We have all seen people at work sipping on their smoothie of choice. The flavors may differ or the location where the smoothie was purchased may differ, but the effect that the smoothie gives the individuals are pretty much the same. They are filling and refreshing. Very seldom does an individual change their flavor, unless they have a few different flavors that they like, and they feel like certain flavors go with the flow of the day.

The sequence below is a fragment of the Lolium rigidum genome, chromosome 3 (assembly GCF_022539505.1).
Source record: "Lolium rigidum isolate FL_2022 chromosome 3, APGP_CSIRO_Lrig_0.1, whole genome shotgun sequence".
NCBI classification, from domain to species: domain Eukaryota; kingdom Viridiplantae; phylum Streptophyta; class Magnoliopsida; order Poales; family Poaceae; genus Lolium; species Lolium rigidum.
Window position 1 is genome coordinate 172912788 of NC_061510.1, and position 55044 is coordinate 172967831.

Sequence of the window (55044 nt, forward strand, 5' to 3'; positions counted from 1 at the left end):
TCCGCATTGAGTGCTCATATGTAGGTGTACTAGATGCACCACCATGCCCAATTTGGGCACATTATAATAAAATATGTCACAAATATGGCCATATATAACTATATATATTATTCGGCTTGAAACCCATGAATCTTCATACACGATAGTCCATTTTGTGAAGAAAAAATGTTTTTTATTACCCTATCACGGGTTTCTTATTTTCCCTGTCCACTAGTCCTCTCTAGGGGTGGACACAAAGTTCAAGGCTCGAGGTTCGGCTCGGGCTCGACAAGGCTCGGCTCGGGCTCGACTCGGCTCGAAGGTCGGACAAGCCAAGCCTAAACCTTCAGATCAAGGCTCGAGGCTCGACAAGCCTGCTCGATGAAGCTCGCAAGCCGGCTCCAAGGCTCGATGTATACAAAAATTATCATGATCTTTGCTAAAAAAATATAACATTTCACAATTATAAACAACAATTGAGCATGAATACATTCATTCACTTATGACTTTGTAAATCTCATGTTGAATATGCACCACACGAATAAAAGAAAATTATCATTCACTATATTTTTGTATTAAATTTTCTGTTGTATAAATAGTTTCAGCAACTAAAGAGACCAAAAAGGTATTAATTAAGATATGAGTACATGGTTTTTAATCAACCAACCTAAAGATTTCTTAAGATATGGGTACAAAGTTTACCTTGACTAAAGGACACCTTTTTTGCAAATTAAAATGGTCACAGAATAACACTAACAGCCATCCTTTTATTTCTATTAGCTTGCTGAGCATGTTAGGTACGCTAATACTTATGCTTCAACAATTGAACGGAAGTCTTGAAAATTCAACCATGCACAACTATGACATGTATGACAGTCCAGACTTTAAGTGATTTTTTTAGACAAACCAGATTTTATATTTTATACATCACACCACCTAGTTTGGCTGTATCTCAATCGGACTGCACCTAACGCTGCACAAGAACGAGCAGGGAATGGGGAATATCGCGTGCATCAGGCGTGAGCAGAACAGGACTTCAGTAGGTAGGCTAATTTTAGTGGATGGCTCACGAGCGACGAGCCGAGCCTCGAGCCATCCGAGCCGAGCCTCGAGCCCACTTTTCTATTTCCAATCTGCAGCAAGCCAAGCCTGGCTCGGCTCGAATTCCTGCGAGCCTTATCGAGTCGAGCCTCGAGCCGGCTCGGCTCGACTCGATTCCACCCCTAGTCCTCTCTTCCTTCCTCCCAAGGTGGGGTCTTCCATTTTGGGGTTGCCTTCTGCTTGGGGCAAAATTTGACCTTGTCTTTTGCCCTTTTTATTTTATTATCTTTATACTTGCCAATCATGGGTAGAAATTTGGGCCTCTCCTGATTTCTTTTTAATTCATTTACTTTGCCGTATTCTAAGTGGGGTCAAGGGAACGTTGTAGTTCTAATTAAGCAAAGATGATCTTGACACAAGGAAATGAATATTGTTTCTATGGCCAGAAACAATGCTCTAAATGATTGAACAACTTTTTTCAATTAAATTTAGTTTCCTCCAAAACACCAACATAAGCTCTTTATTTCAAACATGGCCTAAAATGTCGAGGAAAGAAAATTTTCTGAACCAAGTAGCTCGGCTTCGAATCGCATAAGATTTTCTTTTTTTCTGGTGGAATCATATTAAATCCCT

Now let’s get away from the smoothie and move back into the work place. At work, sometimes our productivity will suffer in times of great change, because employee stress dramatically increases due to the universal fear of the unknown. Like staying with the same smoothie, because we know that particular flavor works for us. In these times, communication becomes more important than ever. Often senior executives genuinely believe they are communicating with employees when it comes to matters that affect them. Unfortunately, they often underestimate the number of matters that will affect employees in one way or another. So how do you know what is important to employees and what to tell them? Well, you need to put yourself in the position, the mind, and the heart of each employee. If you were that person in the current situation what would you be worried about right now? What would be important for you to know? What is the worst thing that could happen, and would you want to know about it in advance? How would you want to be told? Of course, you can’t answer those questions yourself. You need input from the very people you are trying to understand. Depending on how much you can discuss or how much is already known, you might ask a few individuals what the grapevine is saying, and what people are worrying and wondering about. Now, armed with this information, draft the answers to the questions. Of course they must be truthful answers, for insincerity is easily recognized and will deal a death blow to your communication efforts. Then they must be communicated back in terms that are clear and uncompromising, but also considerate and compassionate. It’s worth spending some time on this part—lack of commitment to your message is also easily read and will automatically raise the suspicion level among employees. The next step is letting everyone know the correct information. There is, as we all know, no shortage of communication technology in the business world. However, the way a person receives news can dramatically affect how he or she feels about it, so you need to choose the medium very carefully. E-mail can be perceived as cold and unfeeling in many cases, although it is useful for routine updates that don’t have emotional overtones. Some messages are better spoken, either by managers to their groups or by the CEO to the whole organization. If the messengers don’t have highly developed communication skills, it’s worth engaging the services of professional speech writers or presentation coaches to help them, but be sure the message remains honest, clear and compassionate. And above all, follow through on your commitments and promises. Nothing turns employees off more than empty words. Sincere, caring, ongoing communication can form the basis for building employee engagement even during times of change. The key is to keep giving the business smoothie of choice, which is communication.